To cite some examples, when Interplay announced that it was making the casual ‘action-adventure’ games BG Dark Alliance and FOBOS, a lot of these guys figured that if the games did well, they’d put the money into funding the development of Baldur’s Gate 3 and Fallout 3. When BGDA did reasonably well, the money went straight into the development of BGDA2, and the budget for BG3 was actually scaled back, and the artists who were working on Icewind Dale 2 and BG3 were all moved over to the development of BGDA2, thus damning one game to lacklustre polish and another to straight to oblivion.
Did the “fanboys” learn from that? No. They held hopes that FOBOS’ success would result in the creation of Fallout 3, urging everyone to buy the piece of shit. Of course, by then most people had wizened up to the situation and so the game only ended up selling 24,000 copies – abysmal sales for a PS2 title. Fallout 3 (Van Buren) was predictably got fucked by the whole event.
Those are but a few examples of casual games fucking over the hardcore titles.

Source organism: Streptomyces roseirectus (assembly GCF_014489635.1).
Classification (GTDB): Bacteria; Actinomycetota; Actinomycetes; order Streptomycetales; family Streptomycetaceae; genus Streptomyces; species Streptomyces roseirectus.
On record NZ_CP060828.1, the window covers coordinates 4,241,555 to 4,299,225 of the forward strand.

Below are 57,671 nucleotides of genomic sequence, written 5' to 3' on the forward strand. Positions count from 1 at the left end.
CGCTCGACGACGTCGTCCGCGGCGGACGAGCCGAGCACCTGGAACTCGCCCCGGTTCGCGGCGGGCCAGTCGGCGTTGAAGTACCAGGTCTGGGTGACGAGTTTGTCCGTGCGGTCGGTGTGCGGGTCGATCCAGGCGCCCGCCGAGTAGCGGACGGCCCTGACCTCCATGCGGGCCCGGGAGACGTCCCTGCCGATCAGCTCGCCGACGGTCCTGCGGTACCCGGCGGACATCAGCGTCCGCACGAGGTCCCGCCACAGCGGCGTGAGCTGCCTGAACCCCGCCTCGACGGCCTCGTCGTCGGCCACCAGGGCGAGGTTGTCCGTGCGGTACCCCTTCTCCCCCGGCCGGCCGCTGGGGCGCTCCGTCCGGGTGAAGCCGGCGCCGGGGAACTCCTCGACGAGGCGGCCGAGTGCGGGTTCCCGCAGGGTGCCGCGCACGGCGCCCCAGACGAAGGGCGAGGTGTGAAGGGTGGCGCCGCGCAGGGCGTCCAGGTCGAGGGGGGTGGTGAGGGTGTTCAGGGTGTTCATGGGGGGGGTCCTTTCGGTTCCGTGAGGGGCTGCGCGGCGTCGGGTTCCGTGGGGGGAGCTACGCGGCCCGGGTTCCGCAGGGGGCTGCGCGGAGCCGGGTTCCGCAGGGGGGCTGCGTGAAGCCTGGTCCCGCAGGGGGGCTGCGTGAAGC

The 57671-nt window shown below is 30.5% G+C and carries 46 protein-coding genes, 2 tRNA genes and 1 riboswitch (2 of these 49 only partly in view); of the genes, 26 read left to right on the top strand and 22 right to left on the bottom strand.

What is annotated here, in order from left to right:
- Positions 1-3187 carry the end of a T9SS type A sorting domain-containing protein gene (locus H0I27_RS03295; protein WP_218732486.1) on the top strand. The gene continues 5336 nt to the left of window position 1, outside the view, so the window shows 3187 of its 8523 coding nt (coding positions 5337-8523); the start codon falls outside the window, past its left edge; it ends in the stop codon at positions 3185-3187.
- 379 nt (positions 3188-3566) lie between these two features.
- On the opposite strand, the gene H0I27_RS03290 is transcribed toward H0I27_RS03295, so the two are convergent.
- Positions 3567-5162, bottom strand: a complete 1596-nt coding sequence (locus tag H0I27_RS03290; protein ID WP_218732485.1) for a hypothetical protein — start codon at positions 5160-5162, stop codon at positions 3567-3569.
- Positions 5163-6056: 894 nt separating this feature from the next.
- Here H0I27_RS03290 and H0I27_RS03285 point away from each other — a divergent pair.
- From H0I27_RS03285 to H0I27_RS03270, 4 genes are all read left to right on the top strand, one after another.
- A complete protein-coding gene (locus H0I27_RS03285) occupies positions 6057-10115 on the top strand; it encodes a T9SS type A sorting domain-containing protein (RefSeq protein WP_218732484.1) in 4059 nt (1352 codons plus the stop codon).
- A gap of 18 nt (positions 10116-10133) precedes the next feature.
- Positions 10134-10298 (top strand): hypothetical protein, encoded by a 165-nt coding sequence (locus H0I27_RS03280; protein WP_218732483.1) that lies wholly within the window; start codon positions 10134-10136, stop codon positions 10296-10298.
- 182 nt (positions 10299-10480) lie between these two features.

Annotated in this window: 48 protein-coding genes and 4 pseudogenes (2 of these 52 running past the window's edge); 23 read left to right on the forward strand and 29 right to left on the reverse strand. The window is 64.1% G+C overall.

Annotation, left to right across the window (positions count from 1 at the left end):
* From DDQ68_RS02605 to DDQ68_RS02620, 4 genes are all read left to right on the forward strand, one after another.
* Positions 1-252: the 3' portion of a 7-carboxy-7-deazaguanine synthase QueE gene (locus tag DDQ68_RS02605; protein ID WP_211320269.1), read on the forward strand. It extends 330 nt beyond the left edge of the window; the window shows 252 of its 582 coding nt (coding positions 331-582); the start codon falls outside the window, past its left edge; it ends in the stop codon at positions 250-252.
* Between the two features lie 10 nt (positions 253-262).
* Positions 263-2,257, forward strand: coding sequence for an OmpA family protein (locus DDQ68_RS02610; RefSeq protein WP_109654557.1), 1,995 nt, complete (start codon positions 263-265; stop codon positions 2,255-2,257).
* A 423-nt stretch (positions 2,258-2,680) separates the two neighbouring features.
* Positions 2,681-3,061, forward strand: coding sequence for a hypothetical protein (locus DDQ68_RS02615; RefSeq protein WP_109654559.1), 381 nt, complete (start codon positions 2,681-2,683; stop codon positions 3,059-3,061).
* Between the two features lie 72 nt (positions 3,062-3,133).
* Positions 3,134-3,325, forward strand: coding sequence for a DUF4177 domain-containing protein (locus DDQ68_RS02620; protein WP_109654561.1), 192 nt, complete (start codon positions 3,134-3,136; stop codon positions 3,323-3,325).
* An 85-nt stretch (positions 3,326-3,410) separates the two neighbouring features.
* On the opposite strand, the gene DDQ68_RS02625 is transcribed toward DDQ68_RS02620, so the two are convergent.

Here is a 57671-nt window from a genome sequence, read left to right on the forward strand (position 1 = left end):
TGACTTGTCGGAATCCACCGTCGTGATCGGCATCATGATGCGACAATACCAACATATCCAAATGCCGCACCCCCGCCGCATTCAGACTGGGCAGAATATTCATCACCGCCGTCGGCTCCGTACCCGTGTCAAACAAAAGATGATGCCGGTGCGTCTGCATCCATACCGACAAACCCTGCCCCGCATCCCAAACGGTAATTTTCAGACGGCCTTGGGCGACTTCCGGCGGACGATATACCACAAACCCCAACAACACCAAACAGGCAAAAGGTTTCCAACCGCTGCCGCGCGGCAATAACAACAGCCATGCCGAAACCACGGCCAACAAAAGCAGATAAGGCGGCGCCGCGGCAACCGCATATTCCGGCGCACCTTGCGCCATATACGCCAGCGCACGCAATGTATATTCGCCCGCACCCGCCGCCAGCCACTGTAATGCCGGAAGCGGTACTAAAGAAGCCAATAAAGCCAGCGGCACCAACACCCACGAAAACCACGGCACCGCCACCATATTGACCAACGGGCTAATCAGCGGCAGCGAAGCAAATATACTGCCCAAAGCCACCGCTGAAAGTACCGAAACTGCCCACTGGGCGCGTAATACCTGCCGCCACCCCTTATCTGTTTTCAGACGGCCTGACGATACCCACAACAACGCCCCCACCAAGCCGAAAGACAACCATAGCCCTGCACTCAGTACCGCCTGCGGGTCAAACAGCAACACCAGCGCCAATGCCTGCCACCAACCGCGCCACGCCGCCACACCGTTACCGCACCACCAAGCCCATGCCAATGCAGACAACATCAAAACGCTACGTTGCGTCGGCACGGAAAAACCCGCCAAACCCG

So the first thing Dan does in that editorial is attack anyone who disagrees with him as whining babies.
It is EuroGamer.
Those are but a few examples of casual games fucking over the hardcore titles.
Actually it’s just a couple of examples, and they’re both from Interplay, a company now legendary for being run into the ground by a single determined idiot(Herve Caen). Perhaps you have more compelling anecdotes?
Majestic 2 got canceled because the developers found it more profitable to make business-education training games.
The way I see it, casual games will grow increasingly popular and we’ll see fewer “core” games for awhile. Then the casual gamers who are under 40 will demand something more nuanced and we’ll see a return to making the big blockbusters. I see the future of the industry happening in cycles.